A defeat in Sunday night’s Derby della Madonnina – their fourth in eight matches – has left many AC Milan supporters questioning whether Vincenzo Montella is the right man to take their club forward.
In fact, there is little doubt that both Marco Fassone (CEO) and Massimiliano Mirabelli (technical director) will have asked themselves that same question in the aftermath of what was yet another largely underwhelming performance.
The Rossoneri already trail league leaders Napoli by 12 points, despite having invested upwards of €200 million on new players during the summer under the stewardship of their new Chinese owners.
Take the situation at face value, and it is easy to see why there are fans out there who are already calling for the coach’s head. However, by looking at the bigger picture, people should try to understand why sacking a coach this early on in a new project would do very little for its credibility.
New players, more time to find the right formation
With so many new players having joined his squad during the transfer window, it was always going to take some time for Montella to decide what his preferred system would be, and which players fit into that tactical set-up.
Having publicly stated his discontent at having few natural wingers at his disposal, it would seem he is against the idea of continuing with the 4-3-3 which was often used to good effect last season.
To the distaste of some, he looked to get the best out of his new squad of players – not least Leonardo Bonucci – by looking to implement a 3-5-2 formation. His team has often looked disjointed in this system and there have been calls for a rethink, with former president Silvio Berlusconi leading the disquiet amongst the support.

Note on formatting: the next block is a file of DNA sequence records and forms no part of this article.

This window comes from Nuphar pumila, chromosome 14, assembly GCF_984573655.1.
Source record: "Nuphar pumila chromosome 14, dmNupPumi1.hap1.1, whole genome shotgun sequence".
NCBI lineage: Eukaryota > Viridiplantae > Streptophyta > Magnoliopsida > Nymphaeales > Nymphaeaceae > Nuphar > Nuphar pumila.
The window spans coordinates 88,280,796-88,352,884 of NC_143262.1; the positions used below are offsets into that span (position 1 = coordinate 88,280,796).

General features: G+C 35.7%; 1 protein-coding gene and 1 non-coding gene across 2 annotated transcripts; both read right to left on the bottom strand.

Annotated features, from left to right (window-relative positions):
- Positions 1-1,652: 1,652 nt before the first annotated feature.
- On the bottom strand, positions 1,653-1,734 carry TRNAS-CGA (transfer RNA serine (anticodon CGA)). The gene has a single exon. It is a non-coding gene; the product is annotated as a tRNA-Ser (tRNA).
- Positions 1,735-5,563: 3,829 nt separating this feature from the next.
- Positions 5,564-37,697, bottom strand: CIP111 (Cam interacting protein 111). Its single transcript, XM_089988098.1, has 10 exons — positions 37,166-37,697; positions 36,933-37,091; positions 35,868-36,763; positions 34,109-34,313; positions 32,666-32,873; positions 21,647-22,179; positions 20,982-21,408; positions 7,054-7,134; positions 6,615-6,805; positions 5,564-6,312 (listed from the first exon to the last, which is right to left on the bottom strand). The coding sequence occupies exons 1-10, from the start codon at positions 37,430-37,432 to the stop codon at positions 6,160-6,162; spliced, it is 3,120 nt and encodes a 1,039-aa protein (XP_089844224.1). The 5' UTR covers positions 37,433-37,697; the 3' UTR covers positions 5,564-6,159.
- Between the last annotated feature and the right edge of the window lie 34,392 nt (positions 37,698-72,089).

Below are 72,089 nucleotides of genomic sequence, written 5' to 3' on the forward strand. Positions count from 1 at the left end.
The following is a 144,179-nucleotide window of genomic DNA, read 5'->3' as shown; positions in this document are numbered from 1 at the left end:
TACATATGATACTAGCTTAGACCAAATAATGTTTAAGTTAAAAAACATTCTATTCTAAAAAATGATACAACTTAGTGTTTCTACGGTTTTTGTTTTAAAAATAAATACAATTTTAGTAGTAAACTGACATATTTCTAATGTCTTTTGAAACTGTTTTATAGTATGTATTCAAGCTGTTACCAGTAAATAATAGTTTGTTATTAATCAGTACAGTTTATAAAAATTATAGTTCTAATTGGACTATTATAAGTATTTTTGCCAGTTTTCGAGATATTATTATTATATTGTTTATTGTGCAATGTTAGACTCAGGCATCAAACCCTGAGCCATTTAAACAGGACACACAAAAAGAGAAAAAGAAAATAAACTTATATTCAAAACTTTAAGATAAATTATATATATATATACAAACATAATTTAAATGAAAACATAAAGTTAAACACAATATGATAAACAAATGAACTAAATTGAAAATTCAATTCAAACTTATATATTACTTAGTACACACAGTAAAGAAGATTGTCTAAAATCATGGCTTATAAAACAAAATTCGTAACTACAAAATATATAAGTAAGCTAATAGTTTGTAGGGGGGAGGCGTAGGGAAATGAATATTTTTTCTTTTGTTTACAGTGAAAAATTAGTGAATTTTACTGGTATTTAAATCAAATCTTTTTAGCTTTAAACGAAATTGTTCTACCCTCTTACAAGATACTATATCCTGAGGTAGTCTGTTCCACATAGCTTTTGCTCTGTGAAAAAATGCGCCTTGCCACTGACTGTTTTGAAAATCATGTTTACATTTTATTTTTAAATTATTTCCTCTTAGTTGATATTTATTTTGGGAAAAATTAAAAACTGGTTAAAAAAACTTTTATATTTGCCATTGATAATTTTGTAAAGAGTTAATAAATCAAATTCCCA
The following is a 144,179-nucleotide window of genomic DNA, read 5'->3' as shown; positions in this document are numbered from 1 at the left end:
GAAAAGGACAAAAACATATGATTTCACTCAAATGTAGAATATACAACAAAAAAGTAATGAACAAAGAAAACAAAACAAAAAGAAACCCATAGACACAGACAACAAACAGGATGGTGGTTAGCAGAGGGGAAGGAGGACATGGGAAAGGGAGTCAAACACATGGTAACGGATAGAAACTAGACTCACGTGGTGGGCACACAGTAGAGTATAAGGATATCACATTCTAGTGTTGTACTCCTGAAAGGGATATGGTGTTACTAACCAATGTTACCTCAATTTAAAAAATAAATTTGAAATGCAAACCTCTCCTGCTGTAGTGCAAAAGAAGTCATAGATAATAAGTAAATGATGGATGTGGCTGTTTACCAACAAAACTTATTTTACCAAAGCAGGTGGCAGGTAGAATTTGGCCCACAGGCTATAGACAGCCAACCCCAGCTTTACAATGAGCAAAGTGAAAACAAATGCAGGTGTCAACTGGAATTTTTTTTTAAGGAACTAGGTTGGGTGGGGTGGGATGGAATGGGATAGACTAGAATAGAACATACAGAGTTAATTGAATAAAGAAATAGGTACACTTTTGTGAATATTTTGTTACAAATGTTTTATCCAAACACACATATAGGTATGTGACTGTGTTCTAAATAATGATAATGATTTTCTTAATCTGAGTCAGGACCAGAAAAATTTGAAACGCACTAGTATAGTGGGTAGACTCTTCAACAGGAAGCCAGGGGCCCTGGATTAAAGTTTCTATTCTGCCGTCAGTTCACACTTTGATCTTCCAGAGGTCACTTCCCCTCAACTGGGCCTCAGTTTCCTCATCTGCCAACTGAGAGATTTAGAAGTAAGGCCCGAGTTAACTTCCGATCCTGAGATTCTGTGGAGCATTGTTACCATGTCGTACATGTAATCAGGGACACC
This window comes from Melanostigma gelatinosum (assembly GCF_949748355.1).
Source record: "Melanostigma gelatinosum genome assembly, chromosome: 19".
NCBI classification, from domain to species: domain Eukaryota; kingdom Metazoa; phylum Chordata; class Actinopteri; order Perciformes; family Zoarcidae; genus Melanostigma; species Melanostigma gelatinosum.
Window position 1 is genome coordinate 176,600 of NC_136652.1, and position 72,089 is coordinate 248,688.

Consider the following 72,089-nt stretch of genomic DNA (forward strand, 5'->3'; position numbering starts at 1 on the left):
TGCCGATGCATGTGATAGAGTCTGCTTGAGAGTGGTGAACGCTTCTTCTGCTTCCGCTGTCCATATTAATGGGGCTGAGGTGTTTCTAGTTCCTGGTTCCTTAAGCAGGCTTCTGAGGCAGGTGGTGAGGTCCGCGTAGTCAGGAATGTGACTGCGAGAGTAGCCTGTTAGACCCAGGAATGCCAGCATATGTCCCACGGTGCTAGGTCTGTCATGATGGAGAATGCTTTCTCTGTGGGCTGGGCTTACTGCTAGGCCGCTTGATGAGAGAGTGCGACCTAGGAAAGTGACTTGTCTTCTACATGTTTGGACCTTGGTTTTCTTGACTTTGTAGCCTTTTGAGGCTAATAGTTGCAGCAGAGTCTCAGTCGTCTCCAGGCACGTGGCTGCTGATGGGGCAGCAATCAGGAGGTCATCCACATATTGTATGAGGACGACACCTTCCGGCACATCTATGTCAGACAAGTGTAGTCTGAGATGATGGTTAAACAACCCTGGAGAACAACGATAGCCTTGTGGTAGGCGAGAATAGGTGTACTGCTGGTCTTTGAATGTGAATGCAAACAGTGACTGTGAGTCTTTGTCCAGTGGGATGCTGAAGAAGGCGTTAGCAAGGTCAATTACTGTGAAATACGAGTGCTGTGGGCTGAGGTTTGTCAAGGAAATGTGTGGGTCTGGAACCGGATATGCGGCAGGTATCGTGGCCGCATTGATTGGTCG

In order to get the best out of Suso in a wide position, it could be worth switching to a 4-2-3-1. This would allow Hakan Çalhanoğlu to play in his preferred role as trequartista in front of Franck Kessié and Lucas Biglia which is, on paper, a very functional double pivot.
The one thing which is likely to prevent Montella from trying this system is that it theoretically only allows one orthodox centre-forward to play. With André Silva, Nikola Kalinić and Patrick Cutrone all vying for a starting spot, this might do more harm than good.
While it would be wrong to sack Montella so early in the season, there is no denying he must look to come up with a different plan of attack.
He has the makings of a super-talented and exciting squad of players, but right now they are failing miserably to live up to expectations. Money has been spent and the nucleus of a highly-competitive squad is in place.
What Milan need now – more than ever – is patience. Montella knows what he has to do. The ingredients are there but, as is the case for any coach, it will inevitably take time for him to realise what his perfect recipe is.
The “obsession” that is returning to the Champions League is still well within the realms of possibility.
Written by Jordan Russell
Follow Jordan on Twitter @JordRuss96
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